What 3 things most excite you about the real estate industry?

1). It’s always changing! People change, cities change, and what excites the customer changes.

2). The evolution of the commercial retail space requires you to be flexible, creative, and forward-thinking, which can be a little uneasy. We don’t know what the real estate industry will look like in 10 years, but we have an awesome opportunity to be a part of giving the industry its new shape. How many people can say that about their industry? This is an industry that has been disrupted many times. There will be winners and losers, but the winners will say, “This is a huge challenge, but what are we going to do about it, and how are we going to twist and turn to find what the customer doesn’t even know they want yet?” I think it’s an exciting time to be a part of that change!

3). It’s a great pleasure to help create a shopping center that is the center of a community and offers an environment that serves that community. A shopping center is a place where people bring their kids on weekends, go to the movies, go shopping, and create memories. I love that we can be a small part of those memories.

Can you share three things that most concern you about the industry. If you have the ability to implement three ways to improve or reform the industry, what would you suggest?

The first thing I’d like to see is the industry continuing to modernize and find ways to use technology and data to better serve the customer. It’s something that we’re doing a lot of at Kimco but as an industry, we’re in the beginning stages of understanding how that technology can be used to improve the business. We have some work to do.

The second thing I’d like to see is for the industry to keep pushing for greater diversity. I strongly feel that each person brings a different experience and knowledge base to what they do every day and if we have a room full of people who grew up the same way, live in the same communities and have the same life experience sitting at the big table, we are missing a massive opportunity to connect with our customers.

Lastly, we’re in a strange place right now in the industry where many landlords, developers and tenants are all a little bit scared about the future of retail. That fear they’re feeling often creates a bit of hostility between the groups, and people stop being reasonable and aren’t able to work together. This is problematic for a shopping center because the customer will only want to come back if the experience is perfect and we create that environment together. You can’t be a landlord providing a beautiful shopping center in the right location, but the tenant mix doesn’t serve the surrounding customer. On the flip side, you can’t be an exceptional retailer and provide great products to your customer and be in a location that is undesirable with a co-tenancy that doesn’t lend itself to cross-shopping. The customer will just stay at home and shop online. Ultimately, we’re in this together and the success of the industry is really a collective success more than ever.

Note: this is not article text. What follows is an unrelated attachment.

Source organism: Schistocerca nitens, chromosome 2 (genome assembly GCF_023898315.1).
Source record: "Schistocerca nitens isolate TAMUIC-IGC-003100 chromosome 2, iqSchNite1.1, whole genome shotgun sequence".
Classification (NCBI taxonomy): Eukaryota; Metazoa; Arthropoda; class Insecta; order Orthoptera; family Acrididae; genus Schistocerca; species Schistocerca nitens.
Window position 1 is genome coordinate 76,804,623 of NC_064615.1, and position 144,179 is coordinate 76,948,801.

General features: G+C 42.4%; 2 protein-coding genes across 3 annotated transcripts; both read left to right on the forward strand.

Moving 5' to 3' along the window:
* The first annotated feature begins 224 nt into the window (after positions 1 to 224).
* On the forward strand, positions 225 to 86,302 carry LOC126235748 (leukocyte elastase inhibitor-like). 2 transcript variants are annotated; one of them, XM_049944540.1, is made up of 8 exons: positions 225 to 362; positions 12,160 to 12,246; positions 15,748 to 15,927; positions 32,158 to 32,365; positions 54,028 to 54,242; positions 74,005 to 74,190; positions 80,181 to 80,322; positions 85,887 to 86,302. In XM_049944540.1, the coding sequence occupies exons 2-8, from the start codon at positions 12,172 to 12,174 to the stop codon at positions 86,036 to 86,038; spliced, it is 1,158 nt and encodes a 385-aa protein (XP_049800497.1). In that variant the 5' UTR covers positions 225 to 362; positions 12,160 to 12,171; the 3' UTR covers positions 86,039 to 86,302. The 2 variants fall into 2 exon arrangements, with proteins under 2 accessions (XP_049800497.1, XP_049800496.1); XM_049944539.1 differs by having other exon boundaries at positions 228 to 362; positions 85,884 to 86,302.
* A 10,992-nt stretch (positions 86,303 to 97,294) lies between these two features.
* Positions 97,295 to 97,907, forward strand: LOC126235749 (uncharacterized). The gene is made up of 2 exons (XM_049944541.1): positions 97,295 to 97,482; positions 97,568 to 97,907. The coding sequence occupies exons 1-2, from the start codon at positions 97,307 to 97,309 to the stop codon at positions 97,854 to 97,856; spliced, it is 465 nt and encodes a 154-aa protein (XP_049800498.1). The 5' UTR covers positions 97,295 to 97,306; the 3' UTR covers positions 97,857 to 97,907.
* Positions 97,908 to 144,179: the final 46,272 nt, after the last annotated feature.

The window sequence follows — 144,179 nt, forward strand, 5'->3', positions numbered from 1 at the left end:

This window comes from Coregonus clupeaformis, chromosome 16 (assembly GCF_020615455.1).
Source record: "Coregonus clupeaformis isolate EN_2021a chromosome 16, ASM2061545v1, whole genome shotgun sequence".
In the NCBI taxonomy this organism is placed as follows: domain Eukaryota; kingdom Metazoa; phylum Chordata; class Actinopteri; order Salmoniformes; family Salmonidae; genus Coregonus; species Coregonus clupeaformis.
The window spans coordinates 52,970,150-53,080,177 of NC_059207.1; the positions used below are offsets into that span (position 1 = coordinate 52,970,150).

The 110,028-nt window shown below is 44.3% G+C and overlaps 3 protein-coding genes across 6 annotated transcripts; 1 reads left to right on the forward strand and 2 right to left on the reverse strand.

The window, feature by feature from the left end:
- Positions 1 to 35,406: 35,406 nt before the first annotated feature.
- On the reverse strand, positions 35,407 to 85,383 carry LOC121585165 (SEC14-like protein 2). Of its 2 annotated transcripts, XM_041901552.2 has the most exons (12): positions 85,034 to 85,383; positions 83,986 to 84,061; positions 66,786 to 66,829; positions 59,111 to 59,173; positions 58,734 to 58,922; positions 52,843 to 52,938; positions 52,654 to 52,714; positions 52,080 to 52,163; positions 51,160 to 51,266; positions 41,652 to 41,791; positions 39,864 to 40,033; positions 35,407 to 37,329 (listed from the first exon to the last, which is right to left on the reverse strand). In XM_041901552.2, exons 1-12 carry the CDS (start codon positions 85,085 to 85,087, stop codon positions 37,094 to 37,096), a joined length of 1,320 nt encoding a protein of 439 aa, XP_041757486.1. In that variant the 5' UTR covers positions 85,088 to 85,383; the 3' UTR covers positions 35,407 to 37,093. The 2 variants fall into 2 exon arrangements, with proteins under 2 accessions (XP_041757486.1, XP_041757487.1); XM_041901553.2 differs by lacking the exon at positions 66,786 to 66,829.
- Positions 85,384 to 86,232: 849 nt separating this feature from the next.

What advice would you give to other leaders to help their team to thrive?

The advice I would give is that it’s important to get to know your people. You need to know what motivates them and truly seek to understand what they want to get out of their career, and give them opportunities to help them grow in that direction. People often fear their employees might outgrow them, but that’s exactly what you want. If you’re nurturing someone to the point where they outgrow their role, then you’re doing your job. You want to bring the best out of every person.

One other piece of advice is to recognize that you’ll have people on your team who are extroverts and aren’t afraid to speak up. It’s great because they are contributing and adding great value to the conversation. But there are also people who are deep thinkers, maybe they are a little more reserved, maybe they need a moment and space to speak up. As a leader, you need to create that space. Look around the room for the non-verbal cues. If you notice those who are clearly deep in thought, stop the conversation and ask them directly what they think. That helps the team grow, brings forward new and unconventional leaders and supports the diversity of thought that I think is vital to a team’s success.